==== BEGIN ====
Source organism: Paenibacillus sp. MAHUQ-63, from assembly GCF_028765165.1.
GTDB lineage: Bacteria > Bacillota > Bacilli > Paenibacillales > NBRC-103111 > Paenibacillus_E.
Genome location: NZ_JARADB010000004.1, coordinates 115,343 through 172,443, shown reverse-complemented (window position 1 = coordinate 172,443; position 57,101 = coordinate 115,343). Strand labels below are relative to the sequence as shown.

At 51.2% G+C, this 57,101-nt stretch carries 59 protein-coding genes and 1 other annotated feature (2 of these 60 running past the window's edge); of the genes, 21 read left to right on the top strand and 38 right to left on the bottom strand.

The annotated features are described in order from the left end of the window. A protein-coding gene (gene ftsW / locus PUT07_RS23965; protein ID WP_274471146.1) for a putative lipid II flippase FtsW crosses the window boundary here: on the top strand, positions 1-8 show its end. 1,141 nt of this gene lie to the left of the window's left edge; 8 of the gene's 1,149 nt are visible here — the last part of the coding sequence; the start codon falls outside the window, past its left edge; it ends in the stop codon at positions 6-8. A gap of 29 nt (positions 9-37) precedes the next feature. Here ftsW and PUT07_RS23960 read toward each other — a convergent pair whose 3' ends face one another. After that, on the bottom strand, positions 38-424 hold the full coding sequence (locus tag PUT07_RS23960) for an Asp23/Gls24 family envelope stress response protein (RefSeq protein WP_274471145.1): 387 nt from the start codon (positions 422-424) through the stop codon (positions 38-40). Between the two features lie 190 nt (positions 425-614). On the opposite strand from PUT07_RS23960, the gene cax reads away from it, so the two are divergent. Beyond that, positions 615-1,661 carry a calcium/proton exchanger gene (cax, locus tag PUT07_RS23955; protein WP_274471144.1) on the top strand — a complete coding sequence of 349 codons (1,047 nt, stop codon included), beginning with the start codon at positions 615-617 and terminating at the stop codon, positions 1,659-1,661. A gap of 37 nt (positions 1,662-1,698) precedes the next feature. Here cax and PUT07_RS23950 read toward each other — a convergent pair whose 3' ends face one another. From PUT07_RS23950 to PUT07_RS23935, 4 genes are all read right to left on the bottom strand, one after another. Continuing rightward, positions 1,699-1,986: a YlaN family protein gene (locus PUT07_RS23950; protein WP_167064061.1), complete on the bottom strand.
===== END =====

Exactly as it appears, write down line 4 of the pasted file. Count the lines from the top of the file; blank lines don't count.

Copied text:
At 51.2% G+C, this 57,101-nt stretch carries 59 protein-coding genes and 1 other annotated feature (2 of these 60 running past the window's edge); of the genes, 21 read left to right on the top strand and 38 right to left on the bottom strand.